Burger King to leave US in $20bn tax inversion deal
Burger King is in talks to combine with Canadian coffee and doughnut chain Tim Hortons in a deal that would create a fast food empire with a market valuation of over $20bn (£12bn).
The companies confirmed they had entered merger talks late on Sunday, and said the new merged group would be based in Canada, which has lower overall corporate taxes than the US, where Burger King is based.
Shares in the two groups soared in response to news of the talks, Burger King’s stock closed up 19.5 per cent at $32.40 in New York, while Tim Hortons closed up 19.3 per cent at $82 in Canada.
“The new company would be the world’s third-largest quick service restaurant company, with approximately $22bn in system sales and over 18,000 restaurants in 100 countries worldwide,” Burger King and Tim Hortons said in a joint statement.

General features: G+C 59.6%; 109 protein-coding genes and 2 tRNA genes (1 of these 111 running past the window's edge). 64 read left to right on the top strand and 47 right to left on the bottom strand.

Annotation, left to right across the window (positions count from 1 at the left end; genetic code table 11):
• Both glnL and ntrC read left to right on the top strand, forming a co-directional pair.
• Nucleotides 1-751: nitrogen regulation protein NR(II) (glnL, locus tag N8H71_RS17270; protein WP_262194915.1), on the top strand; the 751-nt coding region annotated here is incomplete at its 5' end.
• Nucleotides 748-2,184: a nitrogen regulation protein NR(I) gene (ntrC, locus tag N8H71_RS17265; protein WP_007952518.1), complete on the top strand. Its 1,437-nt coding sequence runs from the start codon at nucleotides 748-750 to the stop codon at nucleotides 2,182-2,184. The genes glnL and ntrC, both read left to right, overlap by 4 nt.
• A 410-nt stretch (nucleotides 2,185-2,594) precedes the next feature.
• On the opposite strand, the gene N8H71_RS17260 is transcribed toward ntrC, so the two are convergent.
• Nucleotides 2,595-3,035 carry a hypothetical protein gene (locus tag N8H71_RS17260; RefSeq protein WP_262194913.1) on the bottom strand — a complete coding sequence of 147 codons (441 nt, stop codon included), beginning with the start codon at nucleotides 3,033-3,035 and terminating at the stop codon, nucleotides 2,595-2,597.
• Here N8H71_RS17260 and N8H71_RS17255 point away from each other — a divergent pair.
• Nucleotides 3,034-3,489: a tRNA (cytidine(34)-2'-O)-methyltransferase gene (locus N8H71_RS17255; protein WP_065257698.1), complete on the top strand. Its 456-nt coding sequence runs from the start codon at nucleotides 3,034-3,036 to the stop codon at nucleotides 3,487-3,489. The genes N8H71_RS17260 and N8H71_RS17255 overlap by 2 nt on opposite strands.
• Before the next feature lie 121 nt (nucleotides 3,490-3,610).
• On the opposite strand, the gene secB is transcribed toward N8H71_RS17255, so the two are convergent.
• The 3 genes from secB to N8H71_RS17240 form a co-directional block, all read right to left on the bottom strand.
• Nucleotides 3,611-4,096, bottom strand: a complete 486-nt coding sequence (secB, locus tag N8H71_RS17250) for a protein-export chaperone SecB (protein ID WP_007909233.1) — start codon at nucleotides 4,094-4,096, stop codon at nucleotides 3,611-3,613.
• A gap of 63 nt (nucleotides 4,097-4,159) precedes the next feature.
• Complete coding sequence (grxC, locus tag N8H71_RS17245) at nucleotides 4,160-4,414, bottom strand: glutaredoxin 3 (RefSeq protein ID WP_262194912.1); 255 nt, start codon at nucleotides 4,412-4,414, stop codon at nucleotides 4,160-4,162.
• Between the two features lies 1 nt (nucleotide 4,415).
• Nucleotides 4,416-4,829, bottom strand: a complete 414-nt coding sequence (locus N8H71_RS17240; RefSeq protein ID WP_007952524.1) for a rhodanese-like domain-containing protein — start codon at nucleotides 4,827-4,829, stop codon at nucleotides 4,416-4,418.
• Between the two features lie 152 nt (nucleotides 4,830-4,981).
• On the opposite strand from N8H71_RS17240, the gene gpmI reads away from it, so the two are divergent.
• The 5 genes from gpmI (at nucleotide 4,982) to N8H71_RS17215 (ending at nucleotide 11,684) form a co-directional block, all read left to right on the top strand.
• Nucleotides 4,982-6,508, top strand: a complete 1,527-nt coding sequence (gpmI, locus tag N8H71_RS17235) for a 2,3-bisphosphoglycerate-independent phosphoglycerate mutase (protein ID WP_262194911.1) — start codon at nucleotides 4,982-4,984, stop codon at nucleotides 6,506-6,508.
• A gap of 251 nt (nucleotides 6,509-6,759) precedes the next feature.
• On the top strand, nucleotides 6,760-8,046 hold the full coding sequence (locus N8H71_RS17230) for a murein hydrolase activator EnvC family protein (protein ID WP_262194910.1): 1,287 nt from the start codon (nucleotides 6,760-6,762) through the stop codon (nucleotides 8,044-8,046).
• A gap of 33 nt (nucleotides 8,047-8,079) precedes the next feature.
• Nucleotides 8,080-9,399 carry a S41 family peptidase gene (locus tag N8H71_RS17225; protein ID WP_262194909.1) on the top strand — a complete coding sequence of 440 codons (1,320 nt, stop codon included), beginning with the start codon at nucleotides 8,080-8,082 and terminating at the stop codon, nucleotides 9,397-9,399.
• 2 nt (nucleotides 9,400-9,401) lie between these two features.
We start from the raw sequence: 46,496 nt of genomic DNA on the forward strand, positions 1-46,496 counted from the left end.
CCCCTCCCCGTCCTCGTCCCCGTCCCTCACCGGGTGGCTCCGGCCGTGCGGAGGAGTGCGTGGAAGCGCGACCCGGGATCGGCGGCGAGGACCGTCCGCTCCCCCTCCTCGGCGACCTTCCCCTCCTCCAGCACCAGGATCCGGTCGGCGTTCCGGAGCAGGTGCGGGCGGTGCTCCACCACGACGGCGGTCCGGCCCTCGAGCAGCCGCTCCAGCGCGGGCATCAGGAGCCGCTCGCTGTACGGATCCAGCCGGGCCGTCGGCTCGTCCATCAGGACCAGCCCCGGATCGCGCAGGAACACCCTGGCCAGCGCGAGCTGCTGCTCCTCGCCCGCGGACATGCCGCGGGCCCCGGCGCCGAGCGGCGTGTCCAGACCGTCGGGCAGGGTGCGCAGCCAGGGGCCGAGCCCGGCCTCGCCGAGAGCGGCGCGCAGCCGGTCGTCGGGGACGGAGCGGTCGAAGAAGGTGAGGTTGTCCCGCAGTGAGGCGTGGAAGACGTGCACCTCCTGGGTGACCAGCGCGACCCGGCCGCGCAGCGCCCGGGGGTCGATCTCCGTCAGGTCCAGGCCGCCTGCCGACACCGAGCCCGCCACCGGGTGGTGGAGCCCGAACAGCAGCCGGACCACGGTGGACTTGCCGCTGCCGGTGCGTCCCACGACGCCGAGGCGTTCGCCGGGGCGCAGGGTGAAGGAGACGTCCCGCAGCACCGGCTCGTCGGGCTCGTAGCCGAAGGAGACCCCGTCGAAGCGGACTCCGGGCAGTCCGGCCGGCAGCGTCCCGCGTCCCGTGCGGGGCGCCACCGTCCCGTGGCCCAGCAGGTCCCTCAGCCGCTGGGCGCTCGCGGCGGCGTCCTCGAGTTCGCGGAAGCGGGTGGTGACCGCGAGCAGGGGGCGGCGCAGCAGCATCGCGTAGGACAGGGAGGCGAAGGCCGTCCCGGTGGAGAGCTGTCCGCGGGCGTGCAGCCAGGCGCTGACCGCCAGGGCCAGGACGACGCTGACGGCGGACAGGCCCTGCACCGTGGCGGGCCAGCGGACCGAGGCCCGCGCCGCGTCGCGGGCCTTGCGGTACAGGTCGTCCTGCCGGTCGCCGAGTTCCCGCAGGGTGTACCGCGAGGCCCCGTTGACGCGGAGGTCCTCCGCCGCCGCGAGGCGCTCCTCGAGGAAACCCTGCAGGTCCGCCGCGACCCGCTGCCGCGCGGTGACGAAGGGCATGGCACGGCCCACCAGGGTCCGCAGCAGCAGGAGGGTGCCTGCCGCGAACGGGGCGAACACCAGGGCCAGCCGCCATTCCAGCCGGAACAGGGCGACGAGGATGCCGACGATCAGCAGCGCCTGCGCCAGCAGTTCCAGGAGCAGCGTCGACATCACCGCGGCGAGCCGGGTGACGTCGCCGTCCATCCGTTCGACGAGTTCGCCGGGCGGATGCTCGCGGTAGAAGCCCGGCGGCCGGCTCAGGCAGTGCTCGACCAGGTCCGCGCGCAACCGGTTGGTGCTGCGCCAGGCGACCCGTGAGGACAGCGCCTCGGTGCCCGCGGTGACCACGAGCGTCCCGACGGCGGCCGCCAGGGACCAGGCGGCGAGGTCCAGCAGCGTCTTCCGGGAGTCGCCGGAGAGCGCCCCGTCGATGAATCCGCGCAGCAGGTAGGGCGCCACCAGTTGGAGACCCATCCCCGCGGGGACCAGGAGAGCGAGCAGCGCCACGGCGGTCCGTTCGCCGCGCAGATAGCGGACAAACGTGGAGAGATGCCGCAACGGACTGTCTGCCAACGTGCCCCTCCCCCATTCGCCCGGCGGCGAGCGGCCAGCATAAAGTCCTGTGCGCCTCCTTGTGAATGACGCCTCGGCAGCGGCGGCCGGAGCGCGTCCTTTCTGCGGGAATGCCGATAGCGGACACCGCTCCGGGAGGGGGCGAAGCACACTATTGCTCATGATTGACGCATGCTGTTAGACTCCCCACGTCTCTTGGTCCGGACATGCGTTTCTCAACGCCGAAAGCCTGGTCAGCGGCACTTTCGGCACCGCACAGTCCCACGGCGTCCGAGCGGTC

3G Capital – the majority owner of Burger King which acquired the company outright in 2010 for $3.3bn before floating it in 2012 – would continue to own the majority of the shares in the new group should a deal happen, with Tim Hortons and Burger King’s remaining shareholders holding the remaining shares.
The proposed deal would be structured as a so-called tax inversion transaction which would move Burger King’s headquarters out of the US.
Burger King is currently led by Daniel Schwartz who became chief executive in 2013, aged just 32 at the time, and was previously a partner at 3G Capital.
Financial terms of the discussions have not been disclosed.
RECENT TAX INVERSION DEALS
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Pfizer’s failed £69.4bn takeover of AstraZeneca, which would have moved Pfizer’s headquarters to the UK
Walgreen’s $15.3bn takeover of Alliance Boots. Despite speculation, Walgreen decided not to move its base to Switzerland
Fyffes and Chiquita’s $4.6bn merger, which will result in Chiquita’s headquarters moving to Ireland
Liberty Global’s $24bn takeover of Virgin Media, resulted in Liberty’s headquarters moving to the UK